UN Office for the Coordination of Humanitarian Affairs
SUDAN: Darfur rebels agree to start talks
NAIROBI, 26 Jul 2004 (IRIN) - Leaders of two rebel movements in the Darfur region of western Sudan have agreed to start peace talks with the Sudanese government to end conflict in the region, UN News reported on Friday.
An earlier attempt to hold talks with the Sudan liberation Movement (SLM) and Justice and Equality Movement (JEM), aimed at finding a political solution to the 17-month conflict in Darfur, ended last week in the Ethiopian capital, Addis Ababa, before the government and the rebels had held any formal discussions.
The rebels reportedly demanded the removal of government troops and Janjawid militias from Darfur as a precondition to political dialogue; a demand the government said was totally unrealistic.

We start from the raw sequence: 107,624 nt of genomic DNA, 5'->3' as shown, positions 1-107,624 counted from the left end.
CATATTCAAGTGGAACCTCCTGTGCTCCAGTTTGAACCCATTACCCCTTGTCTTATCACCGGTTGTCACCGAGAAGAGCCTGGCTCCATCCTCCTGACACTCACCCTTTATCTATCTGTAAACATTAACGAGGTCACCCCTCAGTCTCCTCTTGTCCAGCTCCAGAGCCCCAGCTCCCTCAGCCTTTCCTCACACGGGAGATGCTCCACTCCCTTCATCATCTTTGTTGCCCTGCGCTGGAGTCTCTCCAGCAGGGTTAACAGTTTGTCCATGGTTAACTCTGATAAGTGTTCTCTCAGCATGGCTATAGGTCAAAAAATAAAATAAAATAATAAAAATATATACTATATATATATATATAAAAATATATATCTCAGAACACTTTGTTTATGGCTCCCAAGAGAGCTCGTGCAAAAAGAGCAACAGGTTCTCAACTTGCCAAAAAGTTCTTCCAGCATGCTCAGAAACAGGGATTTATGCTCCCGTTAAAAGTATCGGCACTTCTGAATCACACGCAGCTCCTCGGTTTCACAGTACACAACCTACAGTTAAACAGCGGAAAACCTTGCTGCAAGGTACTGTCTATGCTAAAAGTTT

On Friday, officials from the African Union (AU) and the UN met in Geneva to convince the rebel movements to hold negotiations with the government.
UN Spokesman Fred Eckhard said AU and UN officials will now discuss with the Sudanese government the venue and time for the substantive talks between Khartoum and the leaders of SLM and JEM, UN News reported.
Meanwhile, the UN Secretary-General's Special Representative on the Internally Displaced Persons, Francis Deng, is on a weeklong tour to assess the situation in Darfur and in southern Sudan, where a 21-year-long civil war is nearing its end as a result of peace negotiations in Naivasha, Kenya.
The conflict in Darfur, between the two rebel groups, Sudanese government forces and militia allied to the government, has displaced more than a million people. Another 170,000 people have fled to neighbouring Chad as refugees.
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